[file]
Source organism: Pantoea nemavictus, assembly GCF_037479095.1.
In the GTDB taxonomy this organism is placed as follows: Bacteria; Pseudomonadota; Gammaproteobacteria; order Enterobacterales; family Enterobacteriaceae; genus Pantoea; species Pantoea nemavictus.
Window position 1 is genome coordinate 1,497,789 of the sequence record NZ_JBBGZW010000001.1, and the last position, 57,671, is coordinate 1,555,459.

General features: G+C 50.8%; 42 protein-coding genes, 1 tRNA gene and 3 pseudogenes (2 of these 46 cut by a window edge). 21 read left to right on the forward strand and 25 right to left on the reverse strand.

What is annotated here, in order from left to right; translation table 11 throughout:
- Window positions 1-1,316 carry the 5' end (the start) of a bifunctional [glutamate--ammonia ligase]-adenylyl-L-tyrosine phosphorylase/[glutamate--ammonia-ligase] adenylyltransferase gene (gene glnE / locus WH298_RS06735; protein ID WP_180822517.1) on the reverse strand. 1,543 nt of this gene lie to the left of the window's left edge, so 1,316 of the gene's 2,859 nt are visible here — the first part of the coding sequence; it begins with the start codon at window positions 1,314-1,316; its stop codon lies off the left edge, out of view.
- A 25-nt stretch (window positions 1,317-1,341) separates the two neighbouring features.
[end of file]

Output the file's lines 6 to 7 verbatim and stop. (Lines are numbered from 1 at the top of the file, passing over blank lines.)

- Window positions 1-1,316 carry the 5' end (the start) of a bifunctional [glutamate--ammonia ligase]-adenylyl-L-tyrosine phosphorylase/[glutamate--ammonia-ligase] adenylyltransferase gene (gene glnE / locus WH298_RS06735; protein ID WP_180822517.1) on the reverse strand. 1,543 nt of this gene lie to the left of the window's left edge, so 1,316 of the gene's 2,859 nt are visible here — the first part of the coding sequence; it begins with the start codon at window positions 1,314-1,316; its stop codon lies off the left edge, out of view.
- A 25-nt stretch (window positions 1,317-1,341) separates the two neighbouring features.